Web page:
Grades are given on a 10-point scale:
• 9 or 10 is considered excellent (sobresaliente) 
• 7 or 8 is good (notable) 
• 6 or 5 is average (aprobado), 
• below five is failing (suspenso). 

Matricula de Honor is the highest grade awarded in the Spanish system and is generally given to the student with the highest score in a class. Spanish professors are difficult graders, and rarely award grades of excellent; most students receive grades between six and eight.

Please review the ISEP country handbook for more information on the education system, grades, class hours, and classroom etiquette. 

Student Life


The International Relations Department will provide incoming students with a special orientation program. There are two orientation meetings, a plenary assembly with all international students at UMA (at the beginning of September and February); and a specific orientation with the ISEP Coordinator and the staff in charge of the orientation. Students will receive information about transportation, banks, health services, emergencies, and generation information about the University of Malaga (academic advising, housing, tourism, etc.). 

The University will provide arrival directions with the acceptance packet.


International students have many opportunities to participate in extra-curricular activities.

We have an official profile on Facebook called “Relaciones Internacionales UMA” from which official communications are sent to students. In the “Events” section of the web page, students receive information about events organized by the International Office such as welcome parties, trips, university cultural events, etc. 

There are also student associations in all of the faculties that usually organize a number of activities. Thanks to the Culture Department and our Sports Service students will be able to participate in a number of activities during their stay. 

Upon request, our Volunteer Service will match each new international student with a local student, thanks to our Student Tutor Progam. By simply filling out a form, exchange students will be able to get in contact with local students in Málaga.

Spanish Student Tutors will help incoming students with any problems related to their stay at the university and can give useful information about visa issues, local lifestyle, etc. To apply for the program prior to arrival, email who will put you in touch with Spanish students who can help you before and during your exchange.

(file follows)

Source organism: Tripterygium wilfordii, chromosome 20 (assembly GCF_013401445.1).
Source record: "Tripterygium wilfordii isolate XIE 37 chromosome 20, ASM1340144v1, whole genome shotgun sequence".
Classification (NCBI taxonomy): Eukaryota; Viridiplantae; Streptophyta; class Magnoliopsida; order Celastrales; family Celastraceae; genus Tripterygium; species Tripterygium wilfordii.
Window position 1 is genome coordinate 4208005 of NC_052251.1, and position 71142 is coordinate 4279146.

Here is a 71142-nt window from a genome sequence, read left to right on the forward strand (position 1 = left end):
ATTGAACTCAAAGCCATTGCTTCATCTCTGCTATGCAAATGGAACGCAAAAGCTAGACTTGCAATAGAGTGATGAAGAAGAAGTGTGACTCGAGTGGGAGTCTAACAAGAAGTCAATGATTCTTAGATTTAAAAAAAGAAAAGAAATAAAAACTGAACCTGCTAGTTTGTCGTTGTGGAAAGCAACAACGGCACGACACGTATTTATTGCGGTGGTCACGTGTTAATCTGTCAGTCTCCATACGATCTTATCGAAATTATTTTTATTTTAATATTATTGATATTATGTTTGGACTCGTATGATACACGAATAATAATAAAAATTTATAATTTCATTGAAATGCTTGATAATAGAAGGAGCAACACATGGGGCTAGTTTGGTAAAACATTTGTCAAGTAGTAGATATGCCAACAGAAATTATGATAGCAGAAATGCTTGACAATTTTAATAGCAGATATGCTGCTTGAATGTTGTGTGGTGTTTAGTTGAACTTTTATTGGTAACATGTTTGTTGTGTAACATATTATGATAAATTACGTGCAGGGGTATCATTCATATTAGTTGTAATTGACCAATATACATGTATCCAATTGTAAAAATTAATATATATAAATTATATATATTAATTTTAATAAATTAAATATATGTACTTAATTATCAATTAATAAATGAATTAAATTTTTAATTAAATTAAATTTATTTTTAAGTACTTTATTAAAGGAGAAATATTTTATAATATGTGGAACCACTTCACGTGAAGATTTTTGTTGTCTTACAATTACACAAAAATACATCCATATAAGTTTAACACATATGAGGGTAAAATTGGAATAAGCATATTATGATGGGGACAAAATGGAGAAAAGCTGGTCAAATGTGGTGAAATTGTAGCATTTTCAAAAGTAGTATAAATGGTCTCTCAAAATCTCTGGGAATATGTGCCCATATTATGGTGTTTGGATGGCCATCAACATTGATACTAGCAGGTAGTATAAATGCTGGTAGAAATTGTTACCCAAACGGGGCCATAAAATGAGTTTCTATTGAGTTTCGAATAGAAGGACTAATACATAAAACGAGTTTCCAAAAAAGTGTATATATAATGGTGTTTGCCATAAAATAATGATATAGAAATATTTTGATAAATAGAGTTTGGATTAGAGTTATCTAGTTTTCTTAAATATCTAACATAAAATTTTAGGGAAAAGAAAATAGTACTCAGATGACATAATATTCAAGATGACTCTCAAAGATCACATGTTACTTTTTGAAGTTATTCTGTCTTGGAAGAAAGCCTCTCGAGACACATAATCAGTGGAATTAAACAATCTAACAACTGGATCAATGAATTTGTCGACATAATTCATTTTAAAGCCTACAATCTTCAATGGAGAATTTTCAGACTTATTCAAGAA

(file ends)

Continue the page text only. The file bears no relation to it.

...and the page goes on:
Experiential Opportunities
There is a Volunteer Service at UMA, as well as student associations in all faculties. Students interested in taking part in these activities should contact the student organization of interest and/or the Volunteer Service.
Housing and Meals

Students live in residence halls and eat meals in the cafeteria of the residence hall. For additional information on the residence hall, please consult the Residencia Universitaria Teatinos (RUT) website. While students may enroll in courses at either the El Ejido campus, Teatinos campus or both, all students will visit live in the same hall, located a short distance from the Teatinos campus. Regular bus service connects the two campuses, and students may borrow bicycles from the RUT as well. Alternate housing and meal benefits cannot be offered. There is no married student housing available. 

Financial Information

For all approved programs for guaranteed financial aid transferability, students pay their Lake Forest College tuition plus a program fee. The program fee for a semester with the ISEP Exchange program includes orientation, on-site director, college fees, housing and a stipend to cover the equivalent of 19/meals per week.

Here is an estimated budget for the Fall 2019/Spring 2020 programs:

Budget Item


Lake Forest College Tuition


Program fee (estimated)

Note: Spring may have added cost for Southern Hemisphere programs, as that starts a new academic year.


Total Expected Billed by Lake Forest College


ISEP Confirmation and Application Fees


ISEP-required health and repatriation insurance (estimated, $90/mo)

Note: Some countries require national insurance, which may be instead of, or in addition to, ISEP insurance. Check ISEP


Additional Meals


Estimated Airfare

*Students placed on ISEP Exchange may be eligible for up to $750 airfare award


Estimated Personal Expenses (passport, visas, immunizations, textbooks, supplies, personal expenses, additional national insurance if required, travel insurance, additional travel etc.)


Total Expected Out-of-Pocket Expenses




Tuition rates and program fees are subject to change each year, but this information was up-to-date as of March 2019. We will notify applicants, and update this page if the program fee or other estimates change.

You can discuss with Financial Aid your specific aid package and your expected family contribution.

Deposits to other programs, if required, are paid by the student to the host program, and will appear as a credit on your study abroad term bill from the College.

Keep in mind that you may spend more or less in certain areas like personal expenses, travel, meals, or airfare, depending on exchange rates and your own spending habits. Classroom or lab fees are not included in this estimate and will depend on your course registration choices.  

Don’t forget to apply for scholarships! A great listing can be found here.  

  • Contact:

    For Questions About the Initial Application Process:

    Alexandra Olson
    Coordinator of the Global Engagement Office